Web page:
Infernal is the word for music-theater piece starring John Malkovich as serial killer
The Luminato Festival in Toronto, where I'm spending a few diverting days, has not opened with the cheeriest subject matter imaginable.
Among the festival's initial productions: The world premiere of the oratorio "Dark Star Requiem," which addresses the toll of AIDS, and the North American premiere of a music-theater piece called "The Infernal Comedy, “ which bears the subtitle "Confessions of a Serial Killer."
I caught the latter on an appropriately drizzly Saturday night; the atmosphere was even gloomier inside Massey Hall, despite the occasional laughs generated by John Malkovich in a typically intense, extraordinarily creepy performance as Austrian Jack Unterweger. This real-life murderer preyed on women, especially prostitutes. Most of his killings were committed after being paroled in 1990 from a 15-year sentence for a 1976 murder and being lionized as a reformed criminal. He committed suicide before facing trial again in Austria.
You can admire the daring of the concept for this show, created and directed by Michael Sturminger, but it would take considerable effort, I imagine, to like it. The Unterweger character is introduced as if at a lecture/reading, part of a book tour (he's actually already dead, which puts a new spin on "ghost writer").
Interspersed with his monologues are
soprano arias by Vivaldi, Mozart, Haydn and Weber -- all with texts on scorned lovers, cruelty, deceit, murderous thoughts, etc. The vocal soloists stand in for the Unterweger's victims, at one point being strangled (well, simulated) with bras, one of the killer's methods.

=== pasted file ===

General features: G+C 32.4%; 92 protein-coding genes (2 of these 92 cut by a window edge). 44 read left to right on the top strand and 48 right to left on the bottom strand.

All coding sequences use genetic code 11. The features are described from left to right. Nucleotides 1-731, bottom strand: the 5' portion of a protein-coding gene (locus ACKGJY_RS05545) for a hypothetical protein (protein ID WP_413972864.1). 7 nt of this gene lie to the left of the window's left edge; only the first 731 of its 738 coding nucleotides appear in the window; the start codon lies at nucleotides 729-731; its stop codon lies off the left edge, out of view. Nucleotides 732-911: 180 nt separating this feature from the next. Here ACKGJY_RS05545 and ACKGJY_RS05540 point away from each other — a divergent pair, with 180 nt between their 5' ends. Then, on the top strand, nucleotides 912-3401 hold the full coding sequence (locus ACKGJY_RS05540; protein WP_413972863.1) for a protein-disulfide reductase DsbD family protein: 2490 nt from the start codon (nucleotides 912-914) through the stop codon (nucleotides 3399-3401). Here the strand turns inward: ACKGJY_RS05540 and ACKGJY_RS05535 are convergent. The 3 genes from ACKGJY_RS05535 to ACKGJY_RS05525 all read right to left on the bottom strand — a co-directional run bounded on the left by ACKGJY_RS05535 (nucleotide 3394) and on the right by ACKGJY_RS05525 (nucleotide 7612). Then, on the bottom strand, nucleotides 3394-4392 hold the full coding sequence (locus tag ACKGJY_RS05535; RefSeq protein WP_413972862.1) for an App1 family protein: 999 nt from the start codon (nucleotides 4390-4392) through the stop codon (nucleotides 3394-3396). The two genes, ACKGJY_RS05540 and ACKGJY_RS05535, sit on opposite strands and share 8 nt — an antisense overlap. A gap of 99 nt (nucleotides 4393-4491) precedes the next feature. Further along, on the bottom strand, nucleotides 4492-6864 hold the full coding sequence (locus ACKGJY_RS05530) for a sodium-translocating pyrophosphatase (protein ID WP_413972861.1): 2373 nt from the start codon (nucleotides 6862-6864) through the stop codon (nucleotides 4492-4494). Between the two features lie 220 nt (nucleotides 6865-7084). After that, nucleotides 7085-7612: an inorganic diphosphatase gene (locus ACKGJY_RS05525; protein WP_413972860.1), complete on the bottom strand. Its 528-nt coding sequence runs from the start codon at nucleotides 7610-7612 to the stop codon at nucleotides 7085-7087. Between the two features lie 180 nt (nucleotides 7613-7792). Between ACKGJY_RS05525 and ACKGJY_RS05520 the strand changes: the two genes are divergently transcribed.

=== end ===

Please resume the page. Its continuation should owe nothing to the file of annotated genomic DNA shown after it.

I'm all for edgy subject matter and toying with convention, but there's always a thin line between simply portraying and somehow celebrating or sympathizing with evildoers when they are put onstage or into films as the main focus. "The Infernal Comedy" keeps going over the line, making Unteweger too much the ingratiating fellow, crude but fun, like some stand-up comedian who gets foul-mouthed every now and then for a cheap laugh, but is still just such an entertaining guy. The murders are treated partly as entertainment, too, in a way, and the net effect is simply distasteful, rather than insightful.
That said, Malkovich couldn't have given it a better shot, with a scrupulous Austrian accent (he should, however, have given "California" the full Schwarzenegger pronunciation) and an ability to convey the character’s ever-simmering mania and pathetic self-justification.
The musical end of things was excellent, thanks to a nimble, expressive period instrument ensemble, the Vienna Academy Orchestra, led with assurance and style by Martin Haselbock; and two eloquent sopranos, Bernarda Bobro and Marie Arnet. In the end, it felt like a very long, uncomfortable evening.
BALTIMORE SUN FILE PHOTO